Seasonal childhood anaemia in West Africa is associated with the haptoglobin 2-2 genotypeIn a study done in West Africa, Dr. Sarah Atkinson and colleagues from the London School of Hygiene and Tropical Medicine in London showed an association between a particular type of haptoglobin (Hp2-2) and anemia in children, in an area where malaria is very common. Haptoglobin is a protein that picks up the free hemoglobin which is released after red cells are damaged by malaria. This increased occurrence of anemia in these children may be because the particular type of haptoglobin, Hp2-2, is less able pick up the hemoglobin released from red cells. One suggested explanation of why this genetic variant remains in the population despite being associated with anemia is that it may provide protection from life-threatening malaria. In a related perspective, Stephen Rogerson from the Royal Melbourne Hospital discusses further the implications of the study.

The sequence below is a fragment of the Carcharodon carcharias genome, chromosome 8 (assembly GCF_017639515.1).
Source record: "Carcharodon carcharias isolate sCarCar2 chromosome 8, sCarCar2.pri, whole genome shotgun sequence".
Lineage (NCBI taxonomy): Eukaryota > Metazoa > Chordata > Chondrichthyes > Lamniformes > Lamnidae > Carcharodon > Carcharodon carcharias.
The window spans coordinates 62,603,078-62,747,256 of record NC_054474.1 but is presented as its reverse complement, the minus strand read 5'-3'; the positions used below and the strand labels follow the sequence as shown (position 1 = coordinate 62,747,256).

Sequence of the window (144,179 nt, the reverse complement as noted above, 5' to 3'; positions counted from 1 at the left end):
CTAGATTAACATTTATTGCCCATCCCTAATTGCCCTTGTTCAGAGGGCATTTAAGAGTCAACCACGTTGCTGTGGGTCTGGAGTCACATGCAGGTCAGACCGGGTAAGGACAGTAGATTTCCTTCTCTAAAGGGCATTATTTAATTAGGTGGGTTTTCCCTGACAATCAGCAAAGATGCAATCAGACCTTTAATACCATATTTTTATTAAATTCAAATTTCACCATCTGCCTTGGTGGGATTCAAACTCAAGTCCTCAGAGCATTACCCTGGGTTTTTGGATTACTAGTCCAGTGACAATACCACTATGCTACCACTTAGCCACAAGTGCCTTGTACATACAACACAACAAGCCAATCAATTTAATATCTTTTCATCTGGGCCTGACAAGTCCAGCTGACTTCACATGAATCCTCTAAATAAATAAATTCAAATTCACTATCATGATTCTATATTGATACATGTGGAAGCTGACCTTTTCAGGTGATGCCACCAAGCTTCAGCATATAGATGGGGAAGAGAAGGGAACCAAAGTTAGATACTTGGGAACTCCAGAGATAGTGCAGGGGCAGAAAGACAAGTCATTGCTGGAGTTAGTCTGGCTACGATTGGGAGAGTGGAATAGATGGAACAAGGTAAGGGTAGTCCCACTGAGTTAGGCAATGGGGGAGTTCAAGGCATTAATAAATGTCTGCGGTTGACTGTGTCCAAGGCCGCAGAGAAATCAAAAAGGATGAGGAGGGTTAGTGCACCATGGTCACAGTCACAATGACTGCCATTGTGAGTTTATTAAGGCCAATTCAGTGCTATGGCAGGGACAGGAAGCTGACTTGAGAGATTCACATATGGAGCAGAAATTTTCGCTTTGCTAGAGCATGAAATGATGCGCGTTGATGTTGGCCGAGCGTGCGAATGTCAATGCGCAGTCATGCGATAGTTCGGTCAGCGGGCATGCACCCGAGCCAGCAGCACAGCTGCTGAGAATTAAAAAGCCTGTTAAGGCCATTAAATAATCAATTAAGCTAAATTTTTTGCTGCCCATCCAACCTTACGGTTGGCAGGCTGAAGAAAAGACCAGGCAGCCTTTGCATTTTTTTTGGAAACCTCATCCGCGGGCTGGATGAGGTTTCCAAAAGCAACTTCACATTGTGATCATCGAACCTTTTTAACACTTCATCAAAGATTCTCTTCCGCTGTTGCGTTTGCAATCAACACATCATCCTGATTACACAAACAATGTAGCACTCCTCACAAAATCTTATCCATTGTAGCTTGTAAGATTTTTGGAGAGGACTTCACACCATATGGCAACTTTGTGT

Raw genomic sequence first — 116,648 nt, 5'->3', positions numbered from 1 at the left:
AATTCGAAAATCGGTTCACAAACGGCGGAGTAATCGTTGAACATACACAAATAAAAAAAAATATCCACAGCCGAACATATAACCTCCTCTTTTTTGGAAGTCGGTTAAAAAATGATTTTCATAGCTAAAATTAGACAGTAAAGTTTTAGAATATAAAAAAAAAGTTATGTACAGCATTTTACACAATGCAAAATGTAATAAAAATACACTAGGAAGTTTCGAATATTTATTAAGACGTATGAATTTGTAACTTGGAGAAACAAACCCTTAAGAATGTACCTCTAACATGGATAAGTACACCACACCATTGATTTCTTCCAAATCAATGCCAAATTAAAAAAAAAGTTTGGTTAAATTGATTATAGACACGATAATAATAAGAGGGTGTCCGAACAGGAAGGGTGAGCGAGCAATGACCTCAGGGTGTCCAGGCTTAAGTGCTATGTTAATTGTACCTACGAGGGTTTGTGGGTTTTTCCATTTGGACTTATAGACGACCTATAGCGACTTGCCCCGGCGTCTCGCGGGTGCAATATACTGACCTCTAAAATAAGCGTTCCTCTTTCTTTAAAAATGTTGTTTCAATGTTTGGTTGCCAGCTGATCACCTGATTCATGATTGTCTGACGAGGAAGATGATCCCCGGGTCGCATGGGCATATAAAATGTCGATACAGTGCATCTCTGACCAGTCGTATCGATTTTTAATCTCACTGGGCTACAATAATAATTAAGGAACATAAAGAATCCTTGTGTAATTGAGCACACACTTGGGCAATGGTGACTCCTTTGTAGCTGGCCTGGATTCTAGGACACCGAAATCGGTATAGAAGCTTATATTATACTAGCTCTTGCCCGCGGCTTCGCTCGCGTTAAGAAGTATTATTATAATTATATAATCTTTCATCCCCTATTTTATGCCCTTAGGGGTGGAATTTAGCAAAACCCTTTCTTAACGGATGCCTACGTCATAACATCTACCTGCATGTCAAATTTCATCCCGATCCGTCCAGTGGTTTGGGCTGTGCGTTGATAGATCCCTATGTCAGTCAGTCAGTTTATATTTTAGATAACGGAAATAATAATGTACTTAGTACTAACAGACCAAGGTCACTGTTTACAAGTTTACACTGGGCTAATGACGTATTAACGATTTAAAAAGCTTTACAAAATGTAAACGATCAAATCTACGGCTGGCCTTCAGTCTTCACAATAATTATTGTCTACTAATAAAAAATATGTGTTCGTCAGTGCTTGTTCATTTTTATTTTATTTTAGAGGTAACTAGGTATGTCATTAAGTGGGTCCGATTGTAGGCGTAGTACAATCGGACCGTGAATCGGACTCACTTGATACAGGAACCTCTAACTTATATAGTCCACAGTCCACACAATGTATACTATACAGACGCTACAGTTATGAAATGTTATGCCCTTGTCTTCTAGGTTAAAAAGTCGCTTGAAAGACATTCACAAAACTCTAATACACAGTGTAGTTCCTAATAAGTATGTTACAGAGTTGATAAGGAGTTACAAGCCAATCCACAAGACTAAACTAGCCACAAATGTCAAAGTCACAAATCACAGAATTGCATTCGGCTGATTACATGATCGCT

Citation: Atkinson SH, Rockett K, Sirugo G, Bejon PA, Fulford A, et al (2006) Seasonal childhood anaemia in West Africa is associated with the haptoglobin 2-2 genotype. PLoS Med 3(5): e172.
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London School of Hygiene and Tropical Medicine
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Related PLoS Medicine Perspective article:
Citation: Rogerson S (2006) What is the relationship between haptoglobin, malaria, and anaemia? PLoS Med 3(5): e200.
PRESS-ONLY PREVIEW OF THE ARTICLE: http://www.plos.org/press/plme-03-05-rogerson.pdf
Royal Melbourne Hospital
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